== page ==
FROM THE bottom of my heart, I am encouraging Gov. Arthur Defensor Sr. to make a graceful exit while there is still time to repent and make amends for his mistakes. The moment of reckoning is now. Not today, not tomorrow.
Do not prolong your agony, neither give anyone the chance to inflict further emotional harm on you. As you yourself said, what you are going through is nothing but political persecution.
Deep in your heart you believe you have not pocketed even a cent from the government treasury since the time you served as mayor until you became congressman then governor. Fine.
But why is it that, as a veteran lawyer of you caliber, you haven’t gone to court and file the proper charges against those besmirching your reputation and your whole being? Isn’t this strange? And why haven’t you yourself addressed the accusations?
You’ve been silent for so long. You let your key men do the talking, and it’s obvious they are grasping for words and what to say. It’s like they didn’t know what hit them.
The provincial government of Iloilo under your baton bagged the Seal of Good Governance thrice, something that you said is a barometer of honesty and efficient leadership, and these prove your integrity.
But clearly, the governor is grasping for his last political breath. There’s a Pandora’s box at the capitol and soon it would be opened wide and no one would be able to put back the lid. A trusted political aide is no guarantee. A loyal aide is sometimes only good as long as his master is in power. For others, though, their loyalty goes with them to the grave for they could no longer distinguish truth from fiction.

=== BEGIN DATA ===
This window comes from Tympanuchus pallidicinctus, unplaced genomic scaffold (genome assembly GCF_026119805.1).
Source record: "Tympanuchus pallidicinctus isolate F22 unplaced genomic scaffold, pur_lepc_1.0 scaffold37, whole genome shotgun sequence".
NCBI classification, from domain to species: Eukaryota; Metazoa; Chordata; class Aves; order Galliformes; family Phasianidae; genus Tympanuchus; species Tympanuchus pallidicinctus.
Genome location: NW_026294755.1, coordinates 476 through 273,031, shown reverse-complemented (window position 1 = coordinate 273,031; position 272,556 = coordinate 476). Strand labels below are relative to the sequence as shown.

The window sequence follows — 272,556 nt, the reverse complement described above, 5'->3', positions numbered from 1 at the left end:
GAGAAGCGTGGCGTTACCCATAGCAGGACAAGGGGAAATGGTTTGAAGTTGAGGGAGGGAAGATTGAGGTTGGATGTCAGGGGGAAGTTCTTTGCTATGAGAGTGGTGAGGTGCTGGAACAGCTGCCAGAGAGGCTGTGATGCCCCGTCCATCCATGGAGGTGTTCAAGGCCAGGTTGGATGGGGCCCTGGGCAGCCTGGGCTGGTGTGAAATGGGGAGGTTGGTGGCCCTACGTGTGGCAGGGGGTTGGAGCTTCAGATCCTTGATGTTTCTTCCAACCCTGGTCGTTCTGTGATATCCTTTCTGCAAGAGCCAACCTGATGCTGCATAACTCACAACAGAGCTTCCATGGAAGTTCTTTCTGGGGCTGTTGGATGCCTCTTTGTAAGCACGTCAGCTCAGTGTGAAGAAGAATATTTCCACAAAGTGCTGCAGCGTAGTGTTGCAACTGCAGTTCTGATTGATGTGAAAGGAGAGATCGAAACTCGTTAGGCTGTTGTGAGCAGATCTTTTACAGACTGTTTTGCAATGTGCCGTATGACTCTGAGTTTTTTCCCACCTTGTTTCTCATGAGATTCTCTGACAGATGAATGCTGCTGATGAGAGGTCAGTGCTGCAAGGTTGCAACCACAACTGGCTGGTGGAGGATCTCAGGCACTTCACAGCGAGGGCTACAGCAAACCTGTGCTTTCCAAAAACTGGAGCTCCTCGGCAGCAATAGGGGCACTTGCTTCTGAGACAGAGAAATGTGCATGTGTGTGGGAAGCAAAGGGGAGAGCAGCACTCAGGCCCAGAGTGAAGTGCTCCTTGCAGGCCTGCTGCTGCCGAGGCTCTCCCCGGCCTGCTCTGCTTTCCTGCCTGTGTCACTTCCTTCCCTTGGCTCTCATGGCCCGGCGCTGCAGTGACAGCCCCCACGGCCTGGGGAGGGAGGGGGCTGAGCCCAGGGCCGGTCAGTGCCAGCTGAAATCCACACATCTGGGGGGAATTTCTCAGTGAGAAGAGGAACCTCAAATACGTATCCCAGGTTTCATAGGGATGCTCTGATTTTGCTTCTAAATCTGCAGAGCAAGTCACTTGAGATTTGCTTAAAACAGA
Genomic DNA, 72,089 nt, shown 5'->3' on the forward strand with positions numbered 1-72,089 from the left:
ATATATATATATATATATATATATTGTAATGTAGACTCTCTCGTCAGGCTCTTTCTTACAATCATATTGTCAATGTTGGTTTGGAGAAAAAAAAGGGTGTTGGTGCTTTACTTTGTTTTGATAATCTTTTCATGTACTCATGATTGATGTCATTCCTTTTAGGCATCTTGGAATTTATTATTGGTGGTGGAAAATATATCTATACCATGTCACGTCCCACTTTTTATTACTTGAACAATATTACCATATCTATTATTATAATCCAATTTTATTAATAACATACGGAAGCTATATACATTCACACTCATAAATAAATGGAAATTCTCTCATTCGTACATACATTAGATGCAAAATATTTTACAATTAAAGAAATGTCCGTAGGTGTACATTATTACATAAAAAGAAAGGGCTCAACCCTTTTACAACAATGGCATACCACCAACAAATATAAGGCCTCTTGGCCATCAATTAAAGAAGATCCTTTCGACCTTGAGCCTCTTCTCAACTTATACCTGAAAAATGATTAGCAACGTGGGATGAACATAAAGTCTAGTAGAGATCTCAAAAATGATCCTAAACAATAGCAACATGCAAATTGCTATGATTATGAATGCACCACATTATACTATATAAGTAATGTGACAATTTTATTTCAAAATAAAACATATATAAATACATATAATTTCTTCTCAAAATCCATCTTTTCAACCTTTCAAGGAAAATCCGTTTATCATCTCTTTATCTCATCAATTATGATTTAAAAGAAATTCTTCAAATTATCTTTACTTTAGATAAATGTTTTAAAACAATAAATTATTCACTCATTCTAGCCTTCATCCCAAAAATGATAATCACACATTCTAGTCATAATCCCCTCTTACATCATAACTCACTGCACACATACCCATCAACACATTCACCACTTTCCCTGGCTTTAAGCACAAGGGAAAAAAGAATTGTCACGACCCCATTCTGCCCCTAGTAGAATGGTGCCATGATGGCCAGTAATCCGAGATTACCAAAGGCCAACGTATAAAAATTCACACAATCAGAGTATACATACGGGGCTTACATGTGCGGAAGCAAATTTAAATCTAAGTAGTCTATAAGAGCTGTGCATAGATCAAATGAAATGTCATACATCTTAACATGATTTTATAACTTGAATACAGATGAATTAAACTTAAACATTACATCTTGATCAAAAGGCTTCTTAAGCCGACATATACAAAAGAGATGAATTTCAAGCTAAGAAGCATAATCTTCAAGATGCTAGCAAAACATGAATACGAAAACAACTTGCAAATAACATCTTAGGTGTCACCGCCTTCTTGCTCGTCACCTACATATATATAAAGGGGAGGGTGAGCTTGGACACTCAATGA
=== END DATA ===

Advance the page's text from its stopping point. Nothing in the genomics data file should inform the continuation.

Is Arthur R. Defensor Jr., congressman, the only one fit to succeed his old man? He is reluctant to accept the challenge and he knows why.
In his nine-year stint as congressman, has he authored a bill which became a law? I don’t know. I’m asking.
I am reminded of a statement many, many years ago from the late congressman Narciso Monfort describing some of his mediocre colleagues in the House: “Pungko, pamati, puli.”
There’s this urban legend about the old man being one of the favorites of then President Cory Aquino in her Cabinet. He knew how to project himself as a humble man. He did not flaunt his wealth. Once in a while he would tell stories about his better-half playing mahjong but only settling for “barya-barya” because that was all she could afford.
But that’s the thing about urban legends. They are myths. Fiction. Fantasy. Thus nobody’s buying them. (firstname.lastname@example.org/PN)